#32  
Old 01-27-2020, 09:49 AM
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Hi all. They had me walk out of the hospital a few hours after surgery with a walker. 'Course I was hopped up on goofballs

The next day was pretty bad, and I ended up getting morphine on top of the Oxycodone I was taking. I used a walker at home for about a 4 days. Then went to a single crutch.

Started driving after 2 weeks, part time at work (desk job) after 3 weeks.

Like a kick in the head, as I was recovering, my mom fell and broke her hip. She lives 100 miles away. This has thrown a bit of a wrench in the works, and I ended up missing about 5 physical therapy sessions. I now have FMLA for myself, and FMLA for my mom. And the doctors keep on screwing up the paperwork. It's a mess.

I'm doing pretty good, but have a way to go until hopefully, the pain is gone. Still a bit sore and I still have a limp.

Stoid, I don't know what you mean by 'referred' pain? It sounds like you have sciatica?
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Old 01-27-2020, 10:01 AM
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I'm doing pretty good, but have a way to go until hopefully, the pain is gone. Still a bit sore and I still have a limp.
Lucky you. My docs may have added a bit to my height (1/4 to 1/2 inch?), and they have recommended a shoe insert on the other leg to compensate.

I have to admit they may be right, but since I don't wear shoes at home anyway, I have discarded the insert concept. No one has said I have a limp, so I guess I'm OK.
  #34  
Old 01-29-2020, 06:41 AM
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I had a cortisone injection into the right hip today. Far easier than I thought. However I see I'm on the road to a replacement. I don't think there is major wear so I am relying on the doctors knowledge (which I would have to anyway).
  #35  
Old 01-31-2020, 06:05 PM
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Stoid, I don't know what you mean by 'referred' pain? It sounds like you have sciatica?
Oh I have sciatica, definitely. But I amtalking about pain being referred from my bad hip.


Anyone else ave "crunchy" hips? Major cunch sounds and sensations on the bad side...weird.
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  #36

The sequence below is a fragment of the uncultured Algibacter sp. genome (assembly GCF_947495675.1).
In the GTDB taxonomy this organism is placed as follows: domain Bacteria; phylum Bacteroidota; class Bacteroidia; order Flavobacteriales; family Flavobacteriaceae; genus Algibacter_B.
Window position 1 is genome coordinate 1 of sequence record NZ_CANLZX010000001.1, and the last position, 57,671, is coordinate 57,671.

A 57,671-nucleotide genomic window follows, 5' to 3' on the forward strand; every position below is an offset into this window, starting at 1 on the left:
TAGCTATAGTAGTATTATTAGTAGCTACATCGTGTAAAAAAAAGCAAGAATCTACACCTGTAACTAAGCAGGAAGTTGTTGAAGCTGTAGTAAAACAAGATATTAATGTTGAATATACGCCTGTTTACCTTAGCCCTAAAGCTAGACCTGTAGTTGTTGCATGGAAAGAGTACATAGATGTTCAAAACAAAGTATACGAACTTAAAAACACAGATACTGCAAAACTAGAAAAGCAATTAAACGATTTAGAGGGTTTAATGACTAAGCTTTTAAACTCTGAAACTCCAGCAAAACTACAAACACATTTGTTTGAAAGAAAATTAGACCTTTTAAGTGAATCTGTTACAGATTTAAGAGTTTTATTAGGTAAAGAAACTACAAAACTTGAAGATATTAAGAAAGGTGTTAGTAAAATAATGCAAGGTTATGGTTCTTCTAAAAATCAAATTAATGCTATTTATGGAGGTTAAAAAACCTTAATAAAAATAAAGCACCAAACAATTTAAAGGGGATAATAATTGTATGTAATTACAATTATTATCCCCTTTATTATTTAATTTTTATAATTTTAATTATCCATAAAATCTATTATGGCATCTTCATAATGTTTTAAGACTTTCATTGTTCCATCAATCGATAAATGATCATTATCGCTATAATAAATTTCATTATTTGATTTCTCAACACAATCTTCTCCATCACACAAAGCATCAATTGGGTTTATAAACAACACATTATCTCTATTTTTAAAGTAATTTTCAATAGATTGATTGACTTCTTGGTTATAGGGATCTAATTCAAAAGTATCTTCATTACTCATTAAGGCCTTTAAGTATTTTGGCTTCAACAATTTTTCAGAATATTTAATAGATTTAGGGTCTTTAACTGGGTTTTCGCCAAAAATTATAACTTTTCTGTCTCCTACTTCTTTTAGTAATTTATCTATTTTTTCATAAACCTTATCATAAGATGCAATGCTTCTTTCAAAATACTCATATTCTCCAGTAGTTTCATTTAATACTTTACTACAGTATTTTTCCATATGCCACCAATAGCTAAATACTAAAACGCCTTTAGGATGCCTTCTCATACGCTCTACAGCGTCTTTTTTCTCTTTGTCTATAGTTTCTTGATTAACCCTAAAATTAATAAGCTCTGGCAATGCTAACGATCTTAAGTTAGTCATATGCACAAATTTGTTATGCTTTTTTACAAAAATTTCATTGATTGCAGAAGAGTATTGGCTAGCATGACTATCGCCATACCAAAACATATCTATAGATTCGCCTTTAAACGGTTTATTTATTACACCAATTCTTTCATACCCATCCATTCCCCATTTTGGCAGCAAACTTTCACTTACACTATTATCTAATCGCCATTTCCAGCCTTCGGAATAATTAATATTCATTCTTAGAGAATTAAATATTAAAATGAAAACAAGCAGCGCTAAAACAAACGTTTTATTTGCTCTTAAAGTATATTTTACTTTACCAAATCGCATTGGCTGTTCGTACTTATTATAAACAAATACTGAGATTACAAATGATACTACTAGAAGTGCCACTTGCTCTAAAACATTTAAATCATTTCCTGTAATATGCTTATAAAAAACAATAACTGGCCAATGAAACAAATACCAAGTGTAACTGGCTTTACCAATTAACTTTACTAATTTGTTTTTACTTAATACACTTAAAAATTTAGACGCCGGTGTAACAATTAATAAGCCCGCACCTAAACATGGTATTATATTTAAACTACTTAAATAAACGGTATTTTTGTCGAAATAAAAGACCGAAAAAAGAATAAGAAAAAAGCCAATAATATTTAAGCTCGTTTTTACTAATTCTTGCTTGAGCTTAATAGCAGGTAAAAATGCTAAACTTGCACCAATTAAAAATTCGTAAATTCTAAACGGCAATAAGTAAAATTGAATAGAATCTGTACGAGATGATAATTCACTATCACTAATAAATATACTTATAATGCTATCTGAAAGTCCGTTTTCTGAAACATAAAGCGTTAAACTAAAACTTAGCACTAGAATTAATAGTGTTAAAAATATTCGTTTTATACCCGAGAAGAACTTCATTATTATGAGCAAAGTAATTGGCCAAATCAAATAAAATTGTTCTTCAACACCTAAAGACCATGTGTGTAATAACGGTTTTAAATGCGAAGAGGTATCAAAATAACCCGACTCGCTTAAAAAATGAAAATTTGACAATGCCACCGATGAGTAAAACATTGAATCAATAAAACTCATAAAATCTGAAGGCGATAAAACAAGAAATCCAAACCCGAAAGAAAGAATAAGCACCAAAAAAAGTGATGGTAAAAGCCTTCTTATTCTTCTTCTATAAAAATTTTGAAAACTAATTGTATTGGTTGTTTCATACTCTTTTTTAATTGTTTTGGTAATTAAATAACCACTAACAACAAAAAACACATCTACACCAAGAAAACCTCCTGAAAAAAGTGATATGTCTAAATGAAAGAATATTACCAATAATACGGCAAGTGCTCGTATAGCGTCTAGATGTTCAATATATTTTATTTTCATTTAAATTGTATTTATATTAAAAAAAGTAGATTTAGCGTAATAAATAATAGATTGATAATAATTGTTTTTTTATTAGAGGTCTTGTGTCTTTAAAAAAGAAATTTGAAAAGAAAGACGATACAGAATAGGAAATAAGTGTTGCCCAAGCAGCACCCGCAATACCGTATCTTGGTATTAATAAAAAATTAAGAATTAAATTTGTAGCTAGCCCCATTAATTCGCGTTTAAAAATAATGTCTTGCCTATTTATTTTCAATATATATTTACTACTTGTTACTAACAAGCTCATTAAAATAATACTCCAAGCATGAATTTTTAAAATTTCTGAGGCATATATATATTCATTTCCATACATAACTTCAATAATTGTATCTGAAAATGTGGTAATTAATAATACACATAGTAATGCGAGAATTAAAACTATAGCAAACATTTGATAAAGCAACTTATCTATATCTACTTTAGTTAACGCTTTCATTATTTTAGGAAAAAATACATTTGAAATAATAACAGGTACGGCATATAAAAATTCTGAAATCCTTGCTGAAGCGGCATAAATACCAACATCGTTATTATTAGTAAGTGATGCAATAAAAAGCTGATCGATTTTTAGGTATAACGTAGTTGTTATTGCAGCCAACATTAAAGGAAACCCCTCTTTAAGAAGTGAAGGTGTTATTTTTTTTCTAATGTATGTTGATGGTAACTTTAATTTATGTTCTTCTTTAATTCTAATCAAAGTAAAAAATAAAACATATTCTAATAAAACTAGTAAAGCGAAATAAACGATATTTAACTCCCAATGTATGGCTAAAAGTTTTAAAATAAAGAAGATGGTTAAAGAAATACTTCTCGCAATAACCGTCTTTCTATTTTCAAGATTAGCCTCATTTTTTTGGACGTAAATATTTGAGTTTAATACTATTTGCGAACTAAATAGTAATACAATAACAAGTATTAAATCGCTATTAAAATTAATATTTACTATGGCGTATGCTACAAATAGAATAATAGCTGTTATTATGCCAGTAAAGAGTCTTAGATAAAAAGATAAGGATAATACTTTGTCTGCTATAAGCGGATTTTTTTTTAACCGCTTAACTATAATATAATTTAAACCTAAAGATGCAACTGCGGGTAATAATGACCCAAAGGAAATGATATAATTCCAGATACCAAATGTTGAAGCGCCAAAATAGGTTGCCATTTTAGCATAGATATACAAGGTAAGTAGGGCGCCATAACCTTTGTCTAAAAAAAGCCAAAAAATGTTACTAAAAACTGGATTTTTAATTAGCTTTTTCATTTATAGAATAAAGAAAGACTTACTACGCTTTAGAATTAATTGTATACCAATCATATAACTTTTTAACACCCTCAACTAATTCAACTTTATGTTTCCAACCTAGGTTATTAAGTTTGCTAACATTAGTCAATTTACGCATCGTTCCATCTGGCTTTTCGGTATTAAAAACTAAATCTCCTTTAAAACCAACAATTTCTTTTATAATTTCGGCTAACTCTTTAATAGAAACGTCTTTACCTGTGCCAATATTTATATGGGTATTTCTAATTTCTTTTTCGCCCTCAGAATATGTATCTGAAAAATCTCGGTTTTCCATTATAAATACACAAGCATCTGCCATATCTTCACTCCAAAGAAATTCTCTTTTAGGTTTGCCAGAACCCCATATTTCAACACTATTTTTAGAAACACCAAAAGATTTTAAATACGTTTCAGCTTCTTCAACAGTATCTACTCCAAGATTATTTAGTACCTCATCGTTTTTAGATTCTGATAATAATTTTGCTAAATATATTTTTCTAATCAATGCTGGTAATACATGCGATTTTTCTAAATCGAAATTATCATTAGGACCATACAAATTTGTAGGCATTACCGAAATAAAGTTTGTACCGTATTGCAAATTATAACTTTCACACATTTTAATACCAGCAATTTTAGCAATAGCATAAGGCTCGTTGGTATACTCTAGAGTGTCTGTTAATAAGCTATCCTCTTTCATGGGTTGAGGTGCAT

Old 02-13-2020, 06:12 AM
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And off to see an orthapaedic surgeon. I shouldn't read these posts.
  #37  
Old 02-13-2020, 07:20 AM
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A friend of mine had a hip replaced last Thursday, and came home the following day. He said the first few days were rough, but at one week postop he is in less pain than he was before surgery.
  #38  
Old 02-13-2020, 05:13 PM
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Crutches, walkers, and canes in winter would freak me out. Is there any chance you can postpone the surgery until after Spring thaw?


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Originally Posted by kaylasdad99 View Post
Left hip replacement at age 59 (2015). Anterior approach. Six weeks of medical leave. Cyanoacrylate closure on the incision, and no restrictions about getting in the shower once I could perambulate.
When I had my throat cut [parathyroid section] I had some internal dissolving sutures and the outside was glued together with steri strips on top. Held together wonderfully - I was concerned because when I sleep I flop around like a fish out of water.


Quote:
Originally Posted by Stoid View Post
Anyone else ave "crunchy" hips? Major cunch sounds and sensations on the bad side...weird.
I do. I have bone spurs growing in multiple joints including lumbar stenosis and the broken bits of my poor neck, and TMJ that makes it sound like I am eating potato chips when I chew anything.

I am worried abou tmy hips, I was under the impression that it becomes unwise to sit indian style, something about the pressure and angle of the position putting undue stress on the new joint. This is a major issue with me because I tend to sit that way much of the time. I have no idea if this is still the case or not. I do need my knees done, I am bone on bone in both of them.